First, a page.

If things weren’t already tough enough at the moment for our children, many of them (and us) have spent the last week struggling to get our heads around the horrendous circumstances that resulted in the death in the USA of George Floyd. A black man who died when a white officer pressed a knee to his neck for almost nine minutes as he lay faced down and handcuffed on the ground.
I know that the question that many of your children will be asking is why? And I wish I had the answer.
In times of political and social upheaval, schools often serve as a protected space outside the home for students to wrestle with difficult concepts, guided by an educated professional. But with the school closed to the vast majority of students those conversations are hard to have right now.
Our Life Skills Department have put some resources on the school website and the BBC Newsround website offers a really good and accessible insight into George Floyd’s death and the events that have unfolded as a consequence. If children were in school we would certainly be offering them a safe space to process and respond to what has happened, understand its complex causes and strive for solutions.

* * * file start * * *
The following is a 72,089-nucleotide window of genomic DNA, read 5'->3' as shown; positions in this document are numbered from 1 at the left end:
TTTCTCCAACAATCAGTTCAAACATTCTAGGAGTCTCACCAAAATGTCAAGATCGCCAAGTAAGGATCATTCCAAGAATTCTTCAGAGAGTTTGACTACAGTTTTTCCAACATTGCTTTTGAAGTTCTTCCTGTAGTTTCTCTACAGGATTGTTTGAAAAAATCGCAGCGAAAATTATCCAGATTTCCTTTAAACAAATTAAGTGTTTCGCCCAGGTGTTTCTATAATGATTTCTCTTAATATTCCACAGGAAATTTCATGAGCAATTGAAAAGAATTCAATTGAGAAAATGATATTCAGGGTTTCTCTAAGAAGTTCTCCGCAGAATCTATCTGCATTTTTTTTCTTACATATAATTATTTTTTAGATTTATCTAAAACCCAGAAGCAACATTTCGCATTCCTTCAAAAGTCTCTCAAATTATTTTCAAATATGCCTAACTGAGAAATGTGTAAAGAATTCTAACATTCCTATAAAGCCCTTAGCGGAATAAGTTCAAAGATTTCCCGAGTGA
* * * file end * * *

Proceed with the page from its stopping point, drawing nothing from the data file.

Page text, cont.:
But because we are not in school, please can I ask that you offer your child / children this safe space. It is critically important that that we talk to children about racism.
How might you begin?
Don’t avoid talking about it. Racism and violence are things you might be reluctant to address, wanting to protect your children from being frightened or upset. But children can come to harmful conclusions about race when it’s not discussed openly.
Try to be calm and factual. Children take their cues from parents /carers, so talking to them calmly helps them process information. You don’t have to be a robot! It is appropriate to have emotional reactions, but try not to let them overwhelm the conversation.
Validate their feelings. Do your best to acknowledge whatever fears, anger or other negative feelings come up for them. This will look different for every child.
Encourage questions — and don’t worry if you can’t answer them.
The one key takeaway is to have a conversation with your children now, whatever that looks like in your family. And keep talking about it.
Thank you for your continued support.
Please take care!